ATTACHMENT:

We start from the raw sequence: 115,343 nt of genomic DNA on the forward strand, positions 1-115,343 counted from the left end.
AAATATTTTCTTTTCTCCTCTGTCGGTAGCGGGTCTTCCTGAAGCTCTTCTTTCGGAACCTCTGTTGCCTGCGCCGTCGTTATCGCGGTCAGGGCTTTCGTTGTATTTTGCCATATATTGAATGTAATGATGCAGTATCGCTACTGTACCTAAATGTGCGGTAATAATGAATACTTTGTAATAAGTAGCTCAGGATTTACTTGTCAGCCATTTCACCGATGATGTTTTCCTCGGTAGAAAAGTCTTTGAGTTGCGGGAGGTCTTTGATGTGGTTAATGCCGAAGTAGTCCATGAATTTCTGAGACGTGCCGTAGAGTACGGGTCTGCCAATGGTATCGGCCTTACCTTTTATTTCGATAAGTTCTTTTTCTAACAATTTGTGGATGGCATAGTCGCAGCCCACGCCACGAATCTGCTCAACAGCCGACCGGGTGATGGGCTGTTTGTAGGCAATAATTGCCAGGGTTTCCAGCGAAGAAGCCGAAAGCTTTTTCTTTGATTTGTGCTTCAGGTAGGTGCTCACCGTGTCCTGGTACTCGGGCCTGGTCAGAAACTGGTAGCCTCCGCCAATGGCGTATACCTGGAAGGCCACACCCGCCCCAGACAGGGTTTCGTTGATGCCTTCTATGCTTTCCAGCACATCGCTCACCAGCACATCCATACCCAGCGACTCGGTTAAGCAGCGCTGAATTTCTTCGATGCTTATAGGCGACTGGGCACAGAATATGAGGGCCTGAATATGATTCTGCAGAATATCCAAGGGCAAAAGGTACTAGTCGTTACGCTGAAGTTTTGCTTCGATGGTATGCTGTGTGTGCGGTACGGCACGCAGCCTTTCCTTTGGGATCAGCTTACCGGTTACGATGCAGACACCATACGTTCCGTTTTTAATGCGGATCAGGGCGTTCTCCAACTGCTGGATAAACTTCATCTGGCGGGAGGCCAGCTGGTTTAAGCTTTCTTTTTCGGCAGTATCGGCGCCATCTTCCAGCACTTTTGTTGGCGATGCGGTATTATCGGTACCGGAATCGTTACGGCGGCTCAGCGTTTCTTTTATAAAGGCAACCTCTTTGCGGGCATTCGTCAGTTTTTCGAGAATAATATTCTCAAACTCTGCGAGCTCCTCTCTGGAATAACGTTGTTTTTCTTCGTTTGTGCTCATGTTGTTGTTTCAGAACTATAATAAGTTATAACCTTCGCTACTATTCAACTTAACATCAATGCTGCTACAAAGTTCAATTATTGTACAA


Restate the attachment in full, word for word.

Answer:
We start from the raw sequence: 115,343 nt of genomic DNA on the forward strand, positions 1-115,343 counted from the left end.
AAATATTTTCTTTTCTCCTCTGTCGGTAGCGGGTCTTCCTGAAGCTCTTCTTTCGGAACCTCTGTTGCCTGCGCCGTCGTTATCGCGGTCAGGGCTTTCGTTGTATTTTGCCATATATTGAATGTAATGATGCAGTATCGCTACTGTACCTAAATGTGCGGTAATAATGAATACTTTGTAATAAGTAGCTCAGGATTTACTTGTCAGCCATTTCACCGATGATGTTTTCCTCGGTAGAAAAGTCTTTGAGTTGCGGGAGGTCTTTGATGTGGTTAATGCCGAAGTAGTCCATGAATTTCTGAGACGTGCCGTAGAGTACGGGTCTGCCAATGGTATCGGCCTTACCTTTTATTTCGATAAGTTCTTTTTCTAACAATTTGTGGATGGCATAGTCGCAGCCCACGCCACGAATCTGCTCAACAGCCGACCGGGTGATGGGCTGTTTGTAGGCAATAATTGCCAGGGTTTCCAGCGAAGAAGCCGAAAGCTTTTTCTTTGATTTGTGCTTCAGGTAGGTGCTCACCGTGTCCTGGTACTCGGGCCTGGTCAGAAACTGGTAGCCTCCGCCAATGGCGTATACCTGGAAGGCCACACCCGCCCCAGACAGGGTTTCGTTGATGCCTTCTATGCTTTCCAGCACATCGCTCACCAGCACATCCATACCCAGCGACTCGGTTAAGCAGCGCTGAATTTCTTCGATGCTTATAGGCGACTGGGCACAGAATATGAGGGCCTGAATATGATTCTGCAGAATATCCAAGGGCAAAAGGTACTAGTCGTTACGCTGAAGTTTTGCTTCGATGGTATGCTGTGTGTGCGGTACGGCACGCAGCCTTTCCTTTGGGATCAGCTTACCGGTTACGATGCAGACACCATACGTTCCGTTTTTAATGCGGATCAGGGCGTTCTCCAACTGCTGGATAAACTTCATCTGGCGGGAGGCCAGCTGGTTTAAGCTTTCTTTTTCGGCAGTATCGGCGCCATCTTCCAGCACTTTTGTTGGCGATGCGGTATTATCGGTACCGGAATCGTTACGGCGGCTCAGCGTTTCTTTTATAAAGGCAACCTCTTTGCGGGCATTCGTCAGTTTTTCGAGAATAATATTCTCAAACTCTGCGAGCTCCTCTCTGGAATAACGTTGTTTTTCTTCGTTTGTGCTCATGTTGTTGTTTCAGAACTATAATAAGTTATAACCTTCGCTACTATTCAACTTAACATCAATGCTGCTACAAAGTTCAATTATTGTACAA